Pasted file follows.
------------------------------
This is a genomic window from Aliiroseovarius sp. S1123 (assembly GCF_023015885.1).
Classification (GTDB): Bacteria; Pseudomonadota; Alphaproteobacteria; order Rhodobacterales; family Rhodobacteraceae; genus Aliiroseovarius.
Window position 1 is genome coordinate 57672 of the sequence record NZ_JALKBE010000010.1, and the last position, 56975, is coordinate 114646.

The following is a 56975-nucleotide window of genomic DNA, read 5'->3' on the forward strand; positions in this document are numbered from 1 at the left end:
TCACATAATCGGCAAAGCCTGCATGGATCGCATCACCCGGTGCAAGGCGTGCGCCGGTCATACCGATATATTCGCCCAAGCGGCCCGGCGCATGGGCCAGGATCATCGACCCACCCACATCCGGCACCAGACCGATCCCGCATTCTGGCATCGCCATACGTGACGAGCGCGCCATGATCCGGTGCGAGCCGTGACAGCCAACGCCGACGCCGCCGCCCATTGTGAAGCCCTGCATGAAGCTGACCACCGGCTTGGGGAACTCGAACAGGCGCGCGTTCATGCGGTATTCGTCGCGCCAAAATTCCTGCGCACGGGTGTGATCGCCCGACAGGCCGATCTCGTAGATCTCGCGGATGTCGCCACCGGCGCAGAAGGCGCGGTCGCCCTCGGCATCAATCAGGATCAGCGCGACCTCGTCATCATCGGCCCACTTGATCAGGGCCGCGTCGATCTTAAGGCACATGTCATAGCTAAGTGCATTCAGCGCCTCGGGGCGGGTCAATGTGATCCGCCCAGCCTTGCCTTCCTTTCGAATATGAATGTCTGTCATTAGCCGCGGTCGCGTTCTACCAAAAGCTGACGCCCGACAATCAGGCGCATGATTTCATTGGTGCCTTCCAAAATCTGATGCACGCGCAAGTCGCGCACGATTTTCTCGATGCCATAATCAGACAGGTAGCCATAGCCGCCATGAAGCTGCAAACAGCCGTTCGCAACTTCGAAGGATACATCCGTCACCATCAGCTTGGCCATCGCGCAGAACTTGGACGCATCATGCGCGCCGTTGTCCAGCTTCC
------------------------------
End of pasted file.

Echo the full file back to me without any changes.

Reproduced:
This is a genomic window from Aliiroseovarius sp. S1123 (assembly GCF_023015885.1).
Classification (GTDB): Bacteria; Pseudomonadota; Alphaproteobacteria; order Rhodobacterales; family Rhodobacteraceae; genus Aliiroseovarius.
Window position 1 is genome coordinate 57672 of the sequence record NZ_JALKBE010000010.1, and the last position, 56975, is coordinate 114646.

The following is a 56975-nucleotide window of genomic DNA, read 5'->3' on the forward strand; positions in this document are numbered from 1 at the left end:
TCACATAATCGGCAAAGCCTGCATGGATCGCATCACCCGGTGCAAGGCGTGCGCCGGTCATACCGATATATTCGCCCAAGCGGCCCGGCGCATGGGCCAGGATCATCGACCCACCCACATCCGGCACCAGACCGATCCCGCATTCTGGCATCGCCATACGTGACGAGCGCGCCATGATCCGGTGCGAGCCGTGACAGCCAACGCCGACGCCGCCGCCCATTGTGAAGCCCTGCATGAAGCTGACCACCGGCTTGGGGAACTCGAACAGGCGCGCGTTCATGCGGTATTCGTCGCGCCAAAATTCCTGCGCACGGGTGTGATCGCCCGACAGGCCGATCTCGTAGATCTCGCGGATGTCGCCACCGGCGCAGAAGGCGCGGTCGCCCTCGGCATCAATCAGGATCAGCGCGACCTCGTCATCATCGGCCCACTTGATCAGGGCCGCGTCGATCTTAAGGCACATGTCATAGCTAAGTGCATTCAGCGCCTCGGGGCGGGTCAATGTGATCCGCCCAGCCTTGCCTTCCTTTCGAATATGAATGTCTGTCATTAGCCGCGGTCGCGTTCTACCAAAAGCTGACGCCCGACAATCAGGCGCATGATTTCATTGGTGCCTTCCAAAATCTGATGCACGCGCAAGTCGCGCACGATTTTCTCGATGCCATAATCAGACAGGTAGCCATAGCCGCCATGAAGCTGCAAACAGCCGTTCGCAACTTCGAAGGATACATCCGTCACCATCAGCTTGGCCATCGCGCAGAACTTGGACGCATCATGCGCGCCGTTGTCCAGCTTCC